The first actual steep is smoother and sweeter than the rinses. This is very earthy. I can definitely believe mushrooms, and even moss. The taste remains constant the out the second steep, and mellows a little by the third steep.
The forth steep is even more mellow, but still enjoyable. This could probably go another couple of rounds, maybe later. This pretty good, and I wonder why they only sell the sample size on the site?
Sipdown (103)! Ooh, I’m getting close to being under 100 for the first time since I went way over on my fall tea buying spree last year. Anyway, I remember having this as a cold brew just a little while ago, so I was very surprised today when I steeped it hot. As a cold brew, it was light, sweet, and refreshing. As a hot tea, it is totally different, but not necessarily in a bad way. It is definitely much bolder (but that could also be due to a different leaf/water ratio). It’s much maltier and has a touch of smokiness that I did not detect at all in the cold brewed version. I think I prefer the cold brew, surprisingly, because it was lighter and didn’t have the smokiness to it. I did quite enjoy the sample from Tea at Sea, but I do not think I will reorder this one just because there are many other straight blacks that I prefer and/or want to try out.
Edit: As the cup cooled down, there was also some tartness to the tea. Interesting.
I was looking for more tea samples to restock my sipdown drawer with when I realized that I never got around to trying this one. It was much too humid to even think about drinking it hot, so I scooped a touch less than a tablespoon into my water bottle and left it in the fridge for about 12 hours. I was worried that I had let it steep for too long, but the tea is surprisingly light, sweet, and clean with no notes of bitterness or astringency at all. It probably also has to do with the fact that I think I underleafed a bit, but I wanted to save enough to prepare a hot cuppa in the future. Anyway, it was just what I needed to clear my head, and I’m looking forward to trying it hot as well. I will save my rating for whenever that happens.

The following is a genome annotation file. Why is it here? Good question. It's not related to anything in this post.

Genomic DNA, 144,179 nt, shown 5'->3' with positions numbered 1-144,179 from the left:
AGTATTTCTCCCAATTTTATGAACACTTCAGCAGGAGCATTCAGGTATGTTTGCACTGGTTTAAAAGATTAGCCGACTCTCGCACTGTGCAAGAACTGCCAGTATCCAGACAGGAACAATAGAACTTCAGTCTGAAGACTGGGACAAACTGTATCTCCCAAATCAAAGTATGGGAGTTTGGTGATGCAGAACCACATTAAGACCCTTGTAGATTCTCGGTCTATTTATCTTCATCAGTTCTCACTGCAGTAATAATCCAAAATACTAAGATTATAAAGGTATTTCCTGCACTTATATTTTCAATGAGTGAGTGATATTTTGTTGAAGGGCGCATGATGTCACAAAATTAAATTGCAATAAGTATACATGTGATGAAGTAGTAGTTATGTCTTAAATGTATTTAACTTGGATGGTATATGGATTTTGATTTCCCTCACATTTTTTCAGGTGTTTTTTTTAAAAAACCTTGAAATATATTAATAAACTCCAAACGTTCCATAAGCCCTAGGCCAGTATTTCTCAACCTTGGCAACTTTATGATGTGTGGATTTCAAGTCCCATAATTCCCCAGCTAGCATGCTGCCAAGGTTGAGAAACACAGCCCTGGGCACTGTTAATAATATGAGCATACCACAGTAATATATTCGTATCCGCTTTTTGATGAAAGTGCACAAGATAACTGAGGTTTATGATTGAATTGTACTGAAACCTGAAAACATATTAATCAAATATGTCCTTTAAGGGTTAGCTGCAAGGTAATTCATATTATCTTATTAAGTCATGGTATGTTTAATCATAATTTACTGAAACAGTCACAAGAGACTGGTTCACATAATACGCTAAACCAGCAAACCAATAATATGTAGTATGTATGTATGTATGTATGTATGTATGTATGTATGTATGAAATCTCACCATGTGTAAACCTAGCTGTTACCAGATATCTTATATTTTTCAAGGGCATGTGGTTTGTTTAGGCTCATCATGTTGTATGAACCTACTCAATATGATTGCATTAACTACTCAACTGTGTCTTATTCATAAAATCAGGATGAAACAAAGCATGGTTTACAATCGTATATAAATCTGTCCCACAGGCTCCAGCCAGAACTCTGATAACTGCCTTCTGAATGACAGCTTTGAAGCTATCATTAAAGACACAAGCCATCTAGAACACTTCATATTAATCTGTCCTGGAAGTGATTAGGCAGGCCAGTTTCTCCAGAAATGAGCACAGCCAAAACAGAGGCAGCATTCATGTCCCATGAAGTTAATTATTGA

Ah, the power of the palate cleanser… I was feeling a bit ugh after having a few heavier teas this morning in addition to that ridiculously sugary (and delicious!) chai mix. And I’m grumpy because the mailman is late and he has my Butiki order! Grr!
This tea is making it all better. I am reminded that I should always keep a simple sencha around, for this exact moment. Relaxing, tummy-calming, palate-cleansing sencha. Delicious! :)
On an actual “tasting” note, I did a 2-minute steep today. I’m getting an interesting smoky, mineral note that reminds me of gunpowder tea.
Flavors: Mineral, Smoke
This sample came from Ost as a freebie in our swap! I had considered ordering the sample pack from Tea at Sea when they had a small sale a while back, but didn’t end up doing it. This little sample packet is so cute! And resealable, how lovely! It’s a bit weird that the instructions are attached to the part that gets cut off, so I just ended up taping them to the front of the packet. The leaves are flattened and they vary widely in size, I also see a few stems in there. The dry smell is alfalfa and grass, which is pretty synonymous with sencha for me. I steeped for 1 minute at 175 degrees.